As the maritime world is changing, help from the IMO leads to rewarding career opportunities for women, while a new generation of strong and talented women are responding. As Lieutenant Alma Pinelo, an officer in the Belize Coast Guard, said:

We see more women involved in different departments within the maritime industry, we don't see them in the conventional roles anymore, where cooks and clerks, we see them in engineering, we see them going to sea, you see them in the radio rooms and communications, and intelligence, so it's definitely improved

The programme, launched in 1988, supports the United Nations Sustainable Development Goal 5: Achieve gender equality and empower all women and girls. it specifically supports the participation of women in shore-based and sea-going posts, under the slogan Training-Visibility-Recognition, through various gender-specific activities.


Currently, female graduates from IMO's training institutes, the World Maritime University (WMU) and the IMO International Maritime Law Institute (IMLI) hold positions of responsibility across the maritime world. In fact, WMU counts more than 1,000 female graduates to date, while IMLI was the first UN body to include a requirement that 50% of its places be reserved for women.

In addition, IMO has enabled the establishment of seven regional associations for women in the maritime sector throughout Africa, Asia, the Caribbean, Latin America, the Middle East and the Pacific Islands, some 152 countries and dependent territories and nearly 500 participants.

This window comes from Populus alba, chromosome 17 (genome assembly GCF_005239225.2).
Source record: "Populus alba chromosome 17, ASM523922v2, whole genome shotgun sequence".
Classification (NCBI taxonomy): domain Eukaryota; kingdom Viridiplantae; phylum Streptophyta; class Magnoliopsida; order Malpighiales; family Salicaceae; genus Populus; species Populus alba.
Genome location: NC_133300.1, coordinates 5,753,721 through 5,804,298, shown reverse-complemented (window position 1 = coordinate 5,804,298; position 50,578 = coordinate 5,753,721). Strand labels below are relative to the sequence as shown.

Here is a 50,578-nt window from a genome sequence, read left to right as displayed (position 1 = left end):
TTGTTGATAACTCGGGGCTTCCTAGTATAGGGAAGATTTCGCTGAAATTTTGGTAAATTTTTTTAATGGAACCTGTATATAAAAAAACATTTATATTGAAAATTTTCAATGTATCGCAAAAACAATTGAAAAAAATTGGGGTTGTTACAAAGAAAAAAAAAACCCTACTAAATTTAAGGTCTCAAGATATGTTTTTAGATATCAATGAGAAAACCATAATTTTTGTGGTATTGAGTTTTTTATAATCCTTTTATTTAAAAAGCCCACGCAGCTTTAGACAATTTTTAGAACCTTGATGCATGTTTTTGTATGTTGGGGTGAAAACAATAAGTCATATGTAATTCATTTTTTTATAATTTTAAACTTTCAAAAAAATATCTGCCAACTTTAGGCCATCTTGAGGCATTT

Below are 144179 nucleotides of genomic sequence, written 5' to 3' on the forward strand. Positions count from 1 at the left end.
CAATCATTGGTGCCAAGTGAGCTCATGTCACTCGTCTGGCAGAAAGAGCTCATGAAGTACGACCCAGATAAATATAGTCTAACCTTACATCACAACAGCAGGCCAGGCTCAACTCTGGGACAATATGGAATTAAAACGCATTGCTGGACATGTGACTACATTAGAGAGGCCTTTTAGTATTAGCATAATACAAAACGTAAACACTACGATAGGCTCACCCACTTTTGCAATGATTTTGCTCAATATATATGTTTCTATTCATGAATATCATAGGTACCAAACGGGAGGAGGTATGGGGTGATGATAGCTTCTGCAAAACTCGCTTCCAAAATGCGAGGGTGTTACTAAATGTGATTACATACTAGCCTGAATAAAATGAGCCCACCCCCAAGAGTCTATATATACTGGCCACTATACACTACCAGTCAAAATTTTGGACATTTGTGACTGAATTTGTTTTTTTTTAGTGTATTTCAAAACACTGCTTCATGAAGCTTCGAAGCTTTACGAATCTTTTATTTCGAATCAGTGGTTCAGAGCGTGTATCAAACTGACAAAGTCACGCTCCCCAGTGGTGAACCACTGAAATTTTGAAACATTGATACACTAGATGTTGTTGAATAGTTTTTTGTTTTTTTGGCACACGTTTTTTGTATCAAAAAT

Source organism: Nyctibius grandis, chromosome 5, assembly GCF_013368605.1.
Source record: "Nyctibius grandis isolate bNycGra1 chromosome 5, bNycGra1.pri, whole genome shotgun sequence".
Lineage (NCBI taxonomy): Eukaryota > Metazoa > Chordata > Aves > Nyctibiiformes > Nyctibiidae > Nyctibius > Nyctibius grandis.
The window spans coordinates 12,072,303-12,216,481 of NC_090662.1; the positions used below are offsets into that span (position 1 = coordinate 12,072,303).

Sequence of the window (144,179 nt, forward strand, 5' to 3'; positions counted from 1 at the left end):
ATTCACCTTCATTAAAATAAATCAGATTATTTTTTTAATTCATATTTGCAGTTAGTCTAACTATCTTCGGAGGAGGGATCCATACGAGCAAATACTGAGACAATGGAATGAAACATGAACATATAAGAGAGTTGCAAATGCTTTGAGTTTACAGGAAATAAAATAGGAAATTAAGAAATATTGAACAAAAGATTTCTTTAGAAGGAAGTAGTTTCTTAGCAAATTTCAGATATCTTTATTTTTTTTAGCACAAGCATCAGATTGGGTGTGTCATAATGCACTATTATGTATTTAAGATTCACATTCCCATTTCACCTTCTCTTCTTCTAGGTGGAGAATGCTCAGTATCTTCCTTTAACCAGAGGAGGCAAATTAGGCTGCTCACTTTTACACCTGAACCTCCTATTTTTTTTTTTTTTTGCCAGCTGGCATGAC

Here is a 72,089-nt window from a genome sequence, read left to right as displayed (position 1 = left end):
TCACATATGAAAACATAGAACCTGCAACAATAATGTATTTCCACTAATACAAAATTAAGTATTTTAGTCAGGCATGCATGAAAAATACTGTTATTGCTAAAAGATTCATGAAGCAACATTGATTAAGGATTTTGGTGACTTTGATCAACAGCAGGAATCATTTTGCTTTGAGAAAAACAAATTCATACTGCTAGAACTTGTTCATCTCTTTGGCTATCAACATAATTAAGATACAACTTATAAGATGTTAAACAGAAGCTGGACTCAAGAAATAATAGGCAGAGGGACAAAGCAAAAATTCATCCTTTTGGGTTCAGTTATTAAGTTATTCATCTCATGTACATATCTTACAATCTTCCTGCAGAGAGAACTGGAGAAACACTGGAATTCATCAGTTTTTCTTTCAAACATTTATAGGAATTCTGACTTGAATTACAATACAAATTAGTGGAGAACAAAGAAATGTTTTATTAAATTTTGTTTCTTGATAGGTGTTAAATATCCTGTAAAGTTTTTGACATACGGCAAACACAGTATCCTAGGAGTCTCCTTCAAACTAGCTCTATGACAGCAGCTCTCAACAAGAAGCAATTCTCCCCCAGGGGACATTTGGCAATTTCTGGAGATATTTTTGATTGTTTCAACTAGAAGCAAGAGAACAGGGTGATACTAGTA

These associations support women by providing mentoring and networking opportunities, and many are working to boost  careers in maritime to younger people.

Now, there are students in high school that are finding out about the maritime industry now and that's all because of the Women in Maritime Association, Caribbean (WiMAC) and the IMO

states Rikki Lambey, Port State Control Officer, Belize.

What is more, studies show that diversity matters, as it is better for teamwork, better for leadership, and better for profits. Except from the social necessity to promote diversity in the 21st century, supply and demand in the labour force mandate that the industry simply cannot afford to ignore women.

However, there are still barriers to overcome and IMO's Women in Maritime programme is helping to address those challenges and work towards diversity and sustainability. Commenting on this, Helen Buni, Focal Point for IMO's Women in Maritime Programme, noted that:

In my opinion, there's never been a better time to close the gender gap, and I would encourage all to get on board with gender equality